Trueba et al. (1990) point out "cultural ascription [or how others view the person's cultural identity] may be in conflict with cultural affiliation (one's own ethnic identity) as internalized by each individual" (p. 14). Inaccurate cultural ascription is particularly problematic when groups with a history of conflict are lumped together. Anxiety and anger are provoked when terms not accepted by the individuals themselves are used to describe them. Rumbaut's (1995) survey of 5,000 U. S.-born and non-U. S.-born adolescent immigrants from Asia, Latin America, and the Caribbean found that the youths varied considerably in how they identified themselves, depending on their cultural group, and whether they were born in the U.S. or abroad.

Interestingly, adolescents of Latin American origin who chose a panethnic category generally preferred Hispanic to Latina/Latino (although a high percentage of Mexican origin students born in the U.S. preferred the more radical and political term Chicana/o). Indochinese youths born outside of the U.S. generally did not choose the panethnic label of Asian American or Asian, preferring to identify themselves according to their national (e.g., Vietnamese) or ethnic (e.g., Hmong) origin.

Acculturation and Assimilation

The terms acculturation and assimilation frequently are used interchangeably in the popular press. However, acculturation refers to the cultural contact that occurs between two cultures, and the cultural modifications that occur as a result of this contact (for a discussion of acculturation and assimilation, see Banks, 1994, 1997; Hernandez, 1989). Assimilation refers to the integration of the less powerful culture into the dominant culture. Complete assimilation occurs when the less dominant culture disappears. Banks (1994) explains that with complete assimilation there is "complete elimination of cultural differences and differentiating group identifications" (p. 118). The separate cultural groups become part of the dominant culture.

Acculturation can be bi-directional. The macro-culture can affect individual micro-cultures, just as individual micro-cultures can affect the macro-culture. An example of the latter would be the integration of "blues" and "jazz" (which have historical African-American roots) into American mainstream music. When levels of acculturation are discussed, the authors usually are referring to the influence of the macro-culture. The reference to high levels of acculturation usually means that there is a high and accepted level of macro-cultural influence. However, acculturation, and even high levels of acculturation, do not mean that the micro-culture has disappeared.

Hernandez (1989) and Banks (1997) discuss two types of assimilation: cultural and structural. Cultural assimilation occurs when individuals from micro-cultures adopt cultural features of mainstream or macro-cultural life (e.g., dress, language or speech, hobbies, religions, values, etc.). Structural assimilation occurs when individuals from micro-cultures fully participate in social, political, and economic institutions of the macro-culture. Cultural assimilation is fairly easy for micro-cultures to attain; structural assimilation is much more difficult and is more often subject to racism, prejudice, and discrimination from the macro-culture. Problems in attaining structural assimilation result in the adaptive cultures discussed by García Coll et al. (1996) and in the power relationships discussed by Freire and Macedo (1987).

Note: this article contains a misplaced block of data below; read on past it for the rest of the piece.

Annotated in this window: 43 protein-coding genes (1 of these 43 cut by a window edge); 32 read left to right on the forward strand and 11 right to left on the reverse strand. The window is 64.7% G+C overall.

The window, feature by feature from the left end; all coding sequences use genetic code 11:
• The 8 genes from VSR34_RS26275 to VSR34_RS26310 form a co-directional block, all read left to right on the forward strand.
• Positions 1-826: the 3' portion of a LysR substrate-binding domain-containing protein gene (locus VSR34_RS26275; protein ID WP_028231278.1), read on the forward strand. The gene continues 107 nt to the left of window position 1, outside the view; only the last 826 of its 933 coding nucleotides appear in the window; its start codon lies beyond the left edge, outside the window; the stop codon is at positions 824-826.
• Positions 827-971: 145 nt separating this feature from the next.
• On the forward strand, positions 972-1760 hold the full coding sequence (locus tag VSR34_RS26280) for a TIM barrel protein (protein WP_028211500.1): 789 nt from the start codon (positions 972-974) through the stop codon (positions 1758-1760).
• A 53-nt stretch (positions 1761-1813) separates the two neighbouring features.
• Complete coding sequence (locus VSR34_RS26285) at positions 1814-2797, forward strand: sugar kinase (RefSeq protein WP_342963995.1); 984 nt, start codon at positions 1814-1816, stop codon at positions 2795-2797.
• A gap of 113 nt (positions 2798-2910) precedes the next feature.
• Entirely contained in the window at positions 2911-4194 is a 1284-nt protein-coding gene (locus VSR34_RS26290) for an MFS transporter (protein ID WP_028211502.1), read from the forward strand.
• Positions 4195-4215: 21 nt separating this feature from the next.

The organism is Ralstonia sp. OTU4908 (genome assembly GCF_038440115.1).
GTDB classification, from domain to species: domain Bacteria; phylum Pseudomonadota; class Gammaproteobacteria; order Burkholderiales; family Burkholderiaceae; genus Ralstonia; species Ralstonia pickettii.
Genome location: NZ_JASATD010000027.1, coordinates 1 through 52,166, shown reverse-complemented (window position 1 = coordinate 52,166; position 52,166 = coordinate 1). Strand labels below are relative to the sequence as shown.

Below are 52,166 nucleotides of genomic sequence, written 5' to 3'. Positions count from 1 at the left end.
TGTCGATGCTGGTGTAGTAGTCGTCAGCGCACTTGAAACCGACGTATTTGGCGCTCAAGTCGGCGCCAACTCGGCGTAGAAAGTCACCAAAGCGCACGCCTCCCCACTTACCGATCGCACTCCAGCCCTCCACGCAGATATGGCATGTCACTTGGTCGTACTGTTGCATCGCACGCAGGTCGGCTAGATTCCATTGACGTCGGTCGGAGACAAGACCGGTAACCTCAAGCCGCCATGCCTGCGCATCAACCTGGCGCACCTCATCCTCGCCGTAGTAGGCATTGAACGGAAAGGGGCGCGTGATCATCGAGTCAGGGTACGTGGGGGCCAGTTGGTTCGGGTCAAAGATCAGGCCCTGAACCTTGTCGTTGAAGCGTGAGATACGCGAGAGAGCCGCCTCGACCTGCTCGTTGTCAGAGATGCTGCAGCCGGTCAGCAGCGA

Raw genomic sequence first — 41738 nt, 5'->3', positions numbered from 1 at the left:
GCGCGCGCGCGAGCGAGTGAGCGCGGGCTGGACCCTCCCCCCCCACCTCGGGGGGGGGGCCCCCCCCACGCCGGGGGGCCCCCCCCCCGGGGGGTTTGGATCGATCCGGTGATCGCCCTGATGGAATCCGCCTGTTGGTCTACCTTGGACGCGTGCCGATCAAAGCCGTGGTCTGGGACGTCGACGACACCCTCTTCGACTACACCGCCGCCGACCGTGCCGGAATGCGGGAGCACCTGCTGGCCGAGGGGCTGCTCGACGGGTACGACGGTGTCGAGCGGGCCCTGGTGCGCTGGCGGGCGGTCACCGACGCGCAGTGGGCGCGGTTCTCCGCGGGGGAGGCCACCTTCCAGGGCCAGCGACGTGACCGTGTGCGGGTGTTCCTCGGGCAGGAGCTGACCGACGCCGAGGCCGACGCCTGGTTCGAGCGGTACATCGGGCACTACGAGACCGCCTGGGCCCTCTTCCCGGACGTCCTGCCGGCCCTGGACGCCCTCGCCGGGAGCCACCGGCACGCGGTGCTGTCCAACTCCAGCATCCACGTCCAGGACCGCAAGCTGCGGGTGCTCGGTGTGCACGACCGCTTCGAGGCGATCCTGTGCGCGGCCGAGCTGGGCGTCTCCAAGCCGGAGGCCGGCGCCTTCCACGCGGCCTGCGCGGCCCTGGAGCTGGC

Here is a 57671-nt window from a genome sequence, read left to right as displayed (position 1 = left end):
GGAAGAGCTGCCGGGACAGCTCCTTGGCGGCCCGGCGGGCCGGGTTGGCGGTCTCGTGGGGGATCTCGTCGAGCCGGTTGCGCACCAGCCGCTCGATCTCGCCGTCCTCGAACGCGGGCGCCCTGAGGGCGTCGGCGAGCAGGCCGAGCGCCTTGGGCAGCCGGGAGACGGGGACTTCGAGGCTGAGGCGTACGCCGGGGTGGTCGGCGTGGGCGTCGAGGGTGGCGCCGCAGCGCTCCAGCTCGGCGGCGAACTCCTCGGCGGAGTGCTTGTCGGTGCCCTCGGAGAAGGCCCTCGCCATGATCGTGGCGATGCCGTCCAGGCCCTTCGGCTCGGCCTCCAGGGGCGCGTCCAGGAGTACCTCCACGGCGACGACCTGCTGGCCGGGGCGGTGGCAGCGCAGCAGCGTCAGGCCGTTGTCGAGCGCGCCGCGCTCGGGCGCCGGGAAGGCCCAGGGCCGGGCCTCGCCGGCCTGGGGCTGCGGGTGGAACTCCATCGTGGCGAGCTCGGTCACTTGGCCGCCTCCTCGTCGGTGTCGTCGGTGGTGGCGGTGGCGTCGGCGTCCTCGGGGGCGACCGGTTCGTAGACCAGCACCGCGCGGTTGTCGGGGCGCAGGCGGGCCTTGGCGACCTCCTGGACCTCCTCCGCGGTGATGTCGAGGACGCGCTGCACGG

Rumbaut (1995) points out how immigrant children from within the same cultural group may follow diverse patterns of assimilation, with some of them directly assimilating into the majority culture, while others participate in downward mobility and assimilate into the inner city underclass. It is important to realize that identity issues and conflicts are resolved differently even within the same family. When children proceed through structural assimilation and intermarriage and are not faced with prejudice and discrimination, then they are more likely to identify with mainstream society than other children. Rumbaut's discussion of ethnic identity implies that immigrant children will have difficulty in adapting to the U.S. macroculture because as they construct their own social identities they must incorporate both the realities of their own cultural identities and those cultural identities imposed on them by mainstream society.

Julie and David Smart (1995) talk about the acculturative stress that is created when individuals are in the process of adapting to a new culture. They point out that newcomers must learn new social customs, a different language, and how to deal with a complex bureaucracy. They posit a psychological definition of acculturation, where "acculturation [is] the process of adapting to the rules and behavioral characteristics of another group of people" (p. 27). Acculturative stress adversely affects physical health and decision-making, limits occupational functioning, facilitates role entrapment and status leveling, helps create ineffective family-professional relations, reflects and contributes to a lack of role models, and may increase when there are minimal rewards for learning English. The amount of acculturative stress that occurs will vary according to the differences that exist between the two cultures.

The Smarts (1995) specifically looked at acculturative stress among the panethnic Hispanic category. They reported that there were major differences in acculturative stress among the different groups that comprise the Hispanic or Latina/Latino category. Nonetheless, they note that almost all Hispanic immigrants have had to cope with a sense of loss because they have left a familiar way of life. Trueba et al. (1990) discuss the acculturative stress of Hmong children.